Section 12(i) of the Exchange Act permits the Board to modify how the New SEC Rules apply to registered banks if the Board determines that the New SEC Rules are not necessary or appropriate in the public interest or for the protection of investors, and the Board publishes such findings (and the reasons supporting such findings) in the Federal Register.[7] The interim rule requested comment on whether it would be appropriate for the Board to modify any of the New SEC Rules at this time.

Commenters did not request that the Board specifically modify any of the New SEC Rules. One commenter, however, requested that the Board, in conjunction with the other Federal banking agencies, solicit public comment after any New SEC Rules are adopted for purposes of determining whether the rule should be modified for registered banks. The Board has reviewed and will continue to review the rules, regulations and forms adopted by the SEC under the Sarbanes-Oxley Act to determine whether it would be appropriate to modify these rules, regulations or forms for registered banks. Members of the public that believe any New SEC Rules issued in the future should be modified for registered banks are encouraged to contact their local Federal Reserve Bank or Board staff. If the Board determines that it would be appropriate to modify any New SEC Rule for registered banks, the Board will publish notice of the modification in the Federal Register in accordance with section 12(i) of the Exchange Act.[8]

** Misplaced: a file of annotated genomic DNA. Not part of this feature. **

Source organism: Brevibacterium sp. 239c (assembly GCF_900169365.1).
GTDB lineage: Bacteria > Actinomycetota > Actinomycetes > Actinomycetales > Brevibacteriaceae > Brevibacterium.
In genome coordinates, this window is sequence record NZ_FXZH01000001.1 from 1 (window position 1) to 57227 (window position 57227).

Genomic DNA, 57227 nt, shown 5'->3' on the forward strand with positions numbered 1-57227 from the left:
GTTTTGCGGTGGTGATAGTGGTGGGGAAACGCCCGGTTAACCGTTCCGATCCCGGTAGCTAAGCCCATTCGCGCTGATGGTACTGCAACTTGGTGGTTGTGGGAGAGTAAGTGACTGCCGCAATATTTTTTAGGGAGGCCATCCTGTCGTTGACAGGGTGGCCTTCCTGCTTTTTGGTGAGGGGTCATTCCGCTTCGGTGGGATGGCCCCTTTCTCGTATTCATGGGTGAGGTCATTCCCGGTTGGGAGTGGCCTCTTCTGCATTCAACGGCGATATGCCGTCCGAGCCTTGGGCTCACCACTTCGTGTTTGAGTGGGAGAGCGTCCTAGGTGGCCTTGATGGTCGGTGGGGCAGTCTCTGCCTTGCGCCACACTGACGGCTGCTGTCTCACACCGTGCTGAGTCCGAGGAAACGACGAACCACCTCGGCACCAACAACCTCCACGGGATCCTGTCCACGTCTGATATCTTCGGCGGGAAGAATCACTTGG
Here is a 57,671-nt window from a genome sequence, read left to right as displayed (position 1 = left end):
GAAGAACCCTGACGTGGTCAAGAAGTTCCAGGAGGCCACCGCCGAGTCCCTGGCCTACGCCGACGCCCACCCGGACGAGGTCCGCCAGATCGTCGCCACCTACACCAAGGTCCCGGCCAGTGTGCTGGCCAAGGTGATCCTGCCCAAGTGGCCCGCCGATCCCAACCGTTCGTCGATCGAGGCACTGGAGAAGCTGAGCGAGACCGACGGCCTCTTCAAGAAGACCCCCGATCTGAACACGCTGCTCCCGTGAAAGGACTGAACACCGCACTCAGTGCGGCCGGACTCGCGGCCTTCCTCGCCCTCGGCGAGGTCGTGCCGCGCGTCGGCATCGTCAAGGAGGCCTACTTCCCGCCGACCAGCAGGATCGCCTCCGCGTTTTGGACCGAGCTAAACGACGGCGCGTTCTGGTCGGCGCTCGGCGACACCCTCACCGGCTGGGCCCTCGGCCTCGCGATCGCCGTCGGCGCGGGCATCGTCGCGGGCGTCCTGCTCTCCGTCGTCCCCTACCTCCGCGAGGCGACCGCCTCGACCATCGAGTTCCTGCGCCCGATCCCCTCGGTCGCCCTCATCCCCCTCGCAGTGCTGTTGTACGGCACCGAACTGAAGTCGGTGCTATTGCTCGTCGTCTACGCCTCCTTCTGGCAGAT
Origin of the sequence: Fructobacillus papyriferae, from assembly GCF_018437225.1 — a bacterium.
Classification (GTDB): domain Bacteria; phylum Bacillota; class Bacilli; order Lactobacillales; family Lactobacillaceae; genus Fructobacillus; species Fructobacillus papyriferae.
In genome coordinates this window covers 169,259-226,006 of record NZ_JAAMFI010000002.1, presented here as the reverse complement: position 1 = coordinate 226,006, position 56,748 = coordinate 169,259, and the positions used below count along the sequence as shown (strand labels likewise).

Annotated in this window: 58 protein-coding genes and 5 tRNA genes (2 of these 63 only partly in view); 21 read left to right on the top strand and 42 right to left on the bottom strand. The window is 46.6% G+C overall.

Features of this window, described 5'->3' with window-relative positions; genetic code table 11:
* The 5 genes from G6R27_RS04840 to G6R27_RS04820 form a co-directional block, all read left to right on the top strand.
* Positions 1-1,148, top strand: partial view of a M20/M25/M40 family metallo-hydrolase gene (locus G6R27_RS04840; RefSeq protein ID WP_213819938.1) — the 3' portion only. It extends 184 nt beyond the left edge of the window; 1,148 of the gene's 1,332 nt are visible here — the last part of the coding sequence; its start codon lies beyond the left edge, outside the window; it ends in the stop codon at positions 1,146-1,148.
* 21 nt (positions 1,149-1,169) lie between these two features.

Both commenters asked the Board to clarify how section 906 of the Sarbanes-Oxley Act applies to registered banks. Section 906 is a criminal provision that requires each “periodic report filed by an issuer with the Securities [and] Exchange Commission pursuant to section 13(a) or 15(d) of the Securities Exchange Act of 1934” to be accompanied by a written statement by the issuer's chief executive officer and chief financial officer (or equivalent) that the report (1) fully complies with the requirements of section 13(a) or 15(d) of the Exchange Act, and (2) fairly presents, in all material respects, the financial condition and results of operations of the issuer.[9] This certification requirement is separate from the certification requirement imposed by section 302 of the Sarbanes-Oxley Act. Because section 906 amends the Federal criminal code, the Department of Justice (DOJ) is the appropriate agency to interpret its scope and application. Nevertheless, pending interpretive guidance from DOJ concerning section 906, the Board has indicated that any periodic reports (i.e. 10-K or 10-Q reports) filed with the Board by registered banks after July 29, 2002 (the effective date of section 906), should be accompanied by the certifications required by section 906.[10] This approach is consistent with the current practice of the Federal Deposit Insurance Corporation and Office of the Comptroller of the Currency with respect to state nonmember banks and national banks, respectively, that file reports with such agencies under section 12(i) of the Exchange Act.[11]